The American private sector added 298,000 jobs in February, the highest boost in three years.
An ADP Research Institute employment report released on March 8 determined that, in President Donald Trump's first full month in office and an unusually warm winter month, jobs in construction, mining and manufacturing spiked far above the 261,000 mark set in January.
Construction had the best month in 11 years, adding 66,000 jobs, while manufacturing added 32,000, which is the highest in five years. Meanwhile, the mining industry added 8,000 positions as it continues to come back from years of losing jobs.
The service industry saw gains as well, with 25,000 additions to the information industry, 66,000 new jobs for professional and business services, 40,000 added positions in education and health and 40,000 new jobs in leisure and hospitality.
"February was a very good month for workers," said Mark Zandi, chief economist at Moody’s Analytics, the company that compiles the report. "Unseasonably mild winter weather undoubtedly played a role. But near record high job openings and record low layoffs underpin the entire job market."
Businesses of all sizes fared well in the short winter month, with small businesses (49 employees or fewer) gaining 104,000 jobs, medium businesses (50-499 employees) adding 122,000 positions and large businesses (500 employees or more) gaining 72,000 new jobs.
"February proved to be an incredibly strong month for employment with increases we have not seen in years," ADP Research Institute Vice President Ahu Yildirmaz said.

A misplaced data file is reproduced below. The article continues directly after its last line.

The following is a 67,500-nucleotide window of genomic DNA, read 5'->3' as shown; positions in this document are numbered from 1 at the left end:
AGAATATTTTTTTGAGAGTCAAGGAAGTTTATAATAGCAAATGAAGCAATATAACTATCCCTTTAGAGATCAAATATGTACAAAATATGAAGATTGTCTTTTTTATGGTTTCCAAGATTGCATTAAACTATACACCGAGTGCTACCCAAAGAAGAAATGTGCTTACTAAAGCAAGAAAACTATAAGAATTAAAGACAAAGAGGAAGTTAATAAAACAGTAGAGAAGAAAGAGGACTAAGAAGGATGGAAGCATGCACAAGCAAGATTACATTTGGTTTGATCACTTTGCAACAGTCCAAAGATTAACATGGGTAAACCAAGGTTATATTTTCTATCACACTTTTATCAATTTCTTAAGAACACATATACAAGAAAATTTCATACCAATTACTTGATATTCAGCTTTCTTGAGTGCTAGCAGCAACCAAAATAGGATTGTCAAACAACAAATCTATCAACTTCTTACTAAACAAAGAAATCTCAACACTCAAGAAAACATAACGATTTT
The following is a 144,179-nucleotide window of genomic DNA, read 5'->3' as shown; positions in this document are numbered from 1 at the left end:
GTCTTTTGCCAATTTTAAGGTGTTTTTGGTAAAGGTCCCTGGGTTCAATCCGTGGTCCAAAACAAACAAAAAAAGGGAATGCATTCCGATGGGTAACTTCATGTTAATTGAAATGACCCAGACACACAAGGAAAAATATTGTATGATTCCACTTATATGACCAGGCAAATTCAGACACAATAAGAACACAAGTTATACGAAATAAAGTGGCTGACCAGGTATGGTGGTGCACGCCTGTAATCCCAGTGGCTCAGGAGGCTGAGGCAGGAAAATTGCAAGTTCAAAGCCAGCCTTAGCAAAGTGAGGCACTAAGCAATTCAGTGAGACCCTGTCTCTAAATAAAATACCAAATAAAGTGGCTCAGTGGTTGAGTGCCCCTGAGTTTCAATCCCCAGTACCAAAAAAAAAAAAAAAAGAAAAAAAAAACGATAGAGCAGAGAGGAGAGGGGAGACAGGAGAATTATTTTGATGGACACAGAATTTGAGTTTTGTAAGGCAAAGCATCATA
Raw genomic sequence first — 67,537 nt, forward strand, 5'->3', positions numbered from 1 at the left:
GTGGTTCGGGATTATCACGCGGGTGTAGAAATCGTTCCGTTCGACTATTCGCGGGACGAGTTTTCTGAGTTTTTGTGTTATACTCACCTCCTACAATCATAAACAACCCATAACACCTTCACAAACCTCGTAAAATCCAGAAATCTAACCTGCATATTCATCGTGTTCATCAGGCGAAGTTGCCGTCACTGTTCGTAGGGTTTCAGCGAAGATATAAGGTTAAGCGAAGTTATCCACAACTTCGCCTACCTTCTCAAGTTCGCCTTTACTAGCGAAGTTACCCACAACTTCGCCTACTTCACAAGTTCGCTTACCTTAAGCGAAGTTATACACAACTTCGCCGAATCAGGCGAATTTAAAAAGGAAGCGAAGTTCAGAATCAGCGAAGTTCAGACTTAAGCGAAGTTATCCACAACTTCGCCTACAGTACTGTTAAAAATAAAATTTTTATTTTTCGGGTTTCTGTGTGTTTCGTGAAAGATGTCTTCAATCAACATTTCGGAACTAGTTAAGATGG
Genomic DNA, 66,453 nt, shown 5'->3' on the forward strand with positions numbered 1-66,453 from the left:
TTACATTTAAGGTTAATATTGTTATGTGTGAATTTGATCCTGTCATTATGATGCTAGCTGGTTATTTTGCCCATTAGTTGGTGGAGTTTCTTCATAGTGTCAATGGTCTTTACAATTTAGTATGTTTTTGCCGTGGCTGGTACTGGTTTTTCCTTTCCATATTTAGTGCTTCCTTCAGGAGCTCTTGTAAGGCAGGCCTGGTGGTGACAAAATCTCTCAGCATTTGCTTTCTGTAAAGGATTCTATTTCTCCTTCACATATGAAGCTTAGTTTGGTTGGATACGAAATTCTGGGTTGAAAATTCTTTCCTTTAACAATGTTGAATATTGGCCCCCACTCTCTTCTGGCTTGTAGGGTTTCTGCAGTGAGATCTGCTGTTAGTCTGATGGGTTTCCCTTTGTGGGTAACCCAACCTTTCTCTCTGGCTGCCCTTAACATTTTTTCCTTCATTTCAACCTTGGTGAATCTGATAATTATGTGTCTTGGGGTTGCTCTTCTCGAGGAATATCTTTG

President Trump and his administration have taken credit for the employment boom after Trump pledged during his campaign that he would "bring jobs back" to the U.S., Fox News reports.
Just days before the report's emergence, Trump praised Exxon Mobil for committing to spend $20 billion by 2022 in a U.S. Gulf Coast expansion project expected to create 45,000 new jobs.
"This is exactly the kind of investment, economic development and job creation that will help put Americans back to work," Trump said in a March 6 White House statement regarding the oil company's announcement. "Many of the products that will be manufactured here in the United States by American workers will be exported to other countries, improving our balance of trade."
Despite the optimistic figures, economists recommend waiting to celebrate for the time being.
Salim Furth, research fellow in macroeconomics at the Heritage Foundation said, "Trump and Republicans shouldn't rest on their laurels before they get things done."
"This is not just a Trump phenomenon, job numbers come out and this is a perennial," Furth added Fox News. "It's my job as an economist to say, 'Well, let’s not read too much into it.'"